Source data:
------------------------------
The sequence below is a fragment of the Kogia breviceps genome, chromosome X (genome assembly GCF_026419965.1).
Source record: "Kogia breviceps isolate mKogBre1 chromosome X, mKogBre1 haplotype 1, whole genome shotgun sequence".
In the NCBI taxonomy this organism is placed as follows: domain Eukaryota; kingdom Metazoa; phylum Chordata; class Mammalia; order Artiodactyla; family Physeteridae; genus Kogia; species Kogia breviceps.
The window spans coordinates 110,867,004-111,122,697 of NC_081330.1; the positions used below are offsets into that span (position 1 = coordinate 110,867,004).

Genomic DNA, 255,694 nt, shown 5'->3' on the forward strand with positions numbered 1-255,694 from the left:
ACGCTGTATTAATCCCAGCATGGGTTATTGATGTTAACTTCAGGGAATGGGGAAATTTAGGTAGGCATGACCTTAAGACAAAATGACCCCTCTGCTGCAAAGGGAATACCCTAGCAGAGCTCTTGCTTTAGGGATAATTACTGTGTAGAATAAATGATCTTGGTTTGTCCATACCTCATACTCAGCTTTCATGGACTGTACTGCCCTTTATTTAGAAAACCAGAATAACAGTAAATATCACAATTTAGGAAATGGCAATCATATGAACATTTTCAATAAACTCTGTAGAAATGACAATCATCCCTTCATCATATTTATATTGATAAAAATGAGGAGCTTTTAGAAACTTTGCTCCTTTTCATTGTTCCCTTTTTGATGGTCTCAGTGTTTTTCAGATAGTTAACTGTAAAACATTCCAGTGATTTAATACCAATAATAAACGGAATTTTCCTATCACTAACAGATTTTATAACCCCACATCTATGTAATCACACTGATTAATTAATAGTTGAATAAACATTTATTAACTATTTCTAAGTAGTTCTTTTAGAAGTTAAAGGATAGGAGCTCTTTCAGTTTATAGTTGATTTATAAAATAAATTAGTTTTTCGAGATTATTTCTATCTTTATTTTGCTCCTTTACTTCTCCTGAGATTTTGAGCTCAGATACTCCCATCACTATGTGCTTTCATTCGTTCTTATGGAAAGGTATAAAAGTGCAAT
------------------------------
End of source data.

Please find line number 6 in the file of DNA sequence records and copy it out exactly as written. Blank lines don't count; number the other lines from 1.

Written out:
ACGCTGTATTAATCCCAGCATGGGTTATTGATGTTAACTTCAGGGAATGGGGAAATTTAGGTAGGCATGACCTTAAGACAAAATGACCCCTCTGCTGCAAAGGGAATACCCTAGCAGAGCTCTTGCTTTAGGGATAATTACTGTGTAGAATAAATGATCTTGGTTTGTCCATACCTCATACTCAGCTTTCATGGACTGTACTGCCCTTTATTTAGAAAACCAGAATAACAGTAAATATCACAATTTAGGAAATGGCAATCATATGAACATTTTCAATAAACTCTGTAGAAATGACAATCATCCCTTCATCATATTTATATTGATAAAAATGAGGAGCTTTTAGAAACTTTGCTCCTTTTCATTGTTCCCTTTTTGATGGTCTCAGTGTTTTTCAGATAGTTAACTGTAAAACATTCCAGTGATTTAATACCAATAATAAACGGAATTTTCCTATCACTAACAGATTTTATAACCCCACATCTATGTAATCACACTGATTAATTAATAGTTGAATAAACATTTATTAACTATTTCTAAGTAGTTCTTTTAGAAGTTAAAGGATAGGAGCTCTTTCAGTTTATAGTTGATTTATAAAATAAATTAGTTTTTCGAGATTATTTCTATCTTTATTTTGCTCCTTTACTTCTCCTGAGATTTTGAGCTCAGATACTCCCATCACTATGTGCTTTCATTCGTTCTTATGGAAAGGTATAAAAGTGCAAT